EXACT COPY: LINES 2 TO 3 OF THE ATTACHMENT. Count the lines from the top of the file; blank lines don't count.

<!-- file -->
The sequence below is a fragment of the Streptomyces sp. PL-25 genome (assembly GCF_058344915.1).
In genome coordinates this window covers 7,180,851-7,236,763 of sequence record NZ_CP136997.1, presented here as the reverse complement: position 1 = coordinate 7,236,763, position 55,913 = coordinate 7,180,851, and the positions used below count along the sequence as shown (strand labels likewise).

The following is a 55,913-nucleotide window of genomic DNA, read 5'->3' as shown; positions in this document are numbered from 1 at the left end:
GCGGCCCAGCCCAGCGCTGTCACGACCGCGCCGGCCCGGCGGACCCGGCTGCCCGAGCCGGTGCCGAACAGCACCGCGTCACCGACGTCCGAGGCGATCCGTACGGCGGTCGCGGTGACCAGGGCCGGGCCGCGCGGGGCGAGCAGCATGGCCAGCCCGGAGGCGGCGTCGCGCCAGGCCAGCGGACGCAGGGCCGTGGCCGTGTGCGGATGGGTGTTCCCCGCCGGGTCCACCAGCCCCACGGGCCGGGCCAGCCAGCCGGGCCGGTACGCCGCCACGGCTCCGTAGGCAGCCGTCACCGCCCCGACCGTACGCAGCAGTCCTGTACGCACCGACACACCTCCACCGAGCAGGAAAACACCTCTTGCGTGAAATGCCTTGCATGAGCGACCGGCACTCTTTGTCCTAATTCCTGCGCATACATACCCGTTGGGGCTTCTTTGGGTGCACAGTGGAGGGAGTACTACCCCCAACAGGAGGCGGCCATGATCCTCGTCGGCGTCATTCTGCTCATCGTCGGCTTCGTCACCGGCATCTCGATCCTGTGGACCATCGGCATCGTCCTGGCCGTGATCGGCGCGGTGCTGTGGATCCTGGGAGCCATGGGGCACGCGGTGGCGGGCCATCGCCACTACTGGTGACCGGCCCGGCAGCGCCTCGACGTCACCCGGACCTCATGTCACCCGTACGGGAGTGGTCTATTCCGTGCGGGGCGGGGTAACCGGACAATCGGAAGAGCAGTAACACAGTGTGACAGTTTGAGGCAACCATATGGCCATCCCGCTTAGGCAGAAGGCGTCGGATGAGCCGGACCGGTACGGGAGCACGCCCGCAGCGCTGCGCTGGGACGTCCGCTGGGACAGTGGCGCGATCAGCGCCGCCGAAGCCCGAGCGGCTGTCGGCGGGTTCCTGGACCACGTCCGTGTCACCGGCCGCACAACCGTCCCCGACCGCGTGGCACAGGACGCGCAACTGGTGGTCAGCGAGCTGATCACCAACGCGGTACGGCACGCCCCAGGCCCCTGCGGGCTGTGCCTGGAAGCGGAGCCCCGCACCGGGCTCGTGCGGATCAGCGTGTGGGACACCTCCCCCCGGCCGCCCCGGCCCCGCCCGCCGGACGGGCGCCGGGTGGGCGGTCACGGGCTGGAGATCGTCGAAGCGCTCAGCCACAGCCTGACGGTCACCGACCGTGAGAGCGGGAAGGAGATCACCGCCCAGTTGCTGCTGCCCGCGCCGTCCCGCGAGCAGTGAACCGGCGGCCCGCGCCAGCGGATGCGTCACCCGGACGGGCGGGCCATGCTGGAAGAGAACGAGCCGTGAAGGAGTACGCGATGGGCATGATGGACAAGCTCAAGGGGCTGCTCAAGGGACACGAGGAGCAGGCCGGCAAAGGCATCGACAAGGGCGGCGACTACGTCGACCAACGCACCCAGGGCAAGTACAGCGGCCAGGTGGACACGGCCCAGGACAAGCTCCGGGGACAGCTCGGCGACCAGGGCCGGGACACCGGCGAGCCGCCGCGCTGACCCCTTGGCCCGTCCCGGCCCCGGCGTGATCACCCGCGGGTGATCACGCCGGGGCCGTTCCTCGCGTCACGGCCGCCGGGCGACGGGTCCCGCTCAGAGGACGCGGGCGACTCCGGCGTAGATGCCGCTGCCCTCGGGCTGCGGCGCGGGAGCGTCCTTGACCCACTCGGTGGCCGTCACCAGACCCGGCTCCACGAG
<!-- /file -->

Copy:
In genome coordinates this window covers 7,180,851-7,236,763 of sequence record NZ_CP136997.1, presented here as the reverse complement: position 1 = coordinate 7,236,763, position 55,913 = coordinate 7,180,851, and the positions used below count along the sequence as shown (strand labels likewise).

The following is a 55,913-nucleotide window of genomic DNA, read 5'->3' as shown; positions in this document are numbered from 1 at the left end: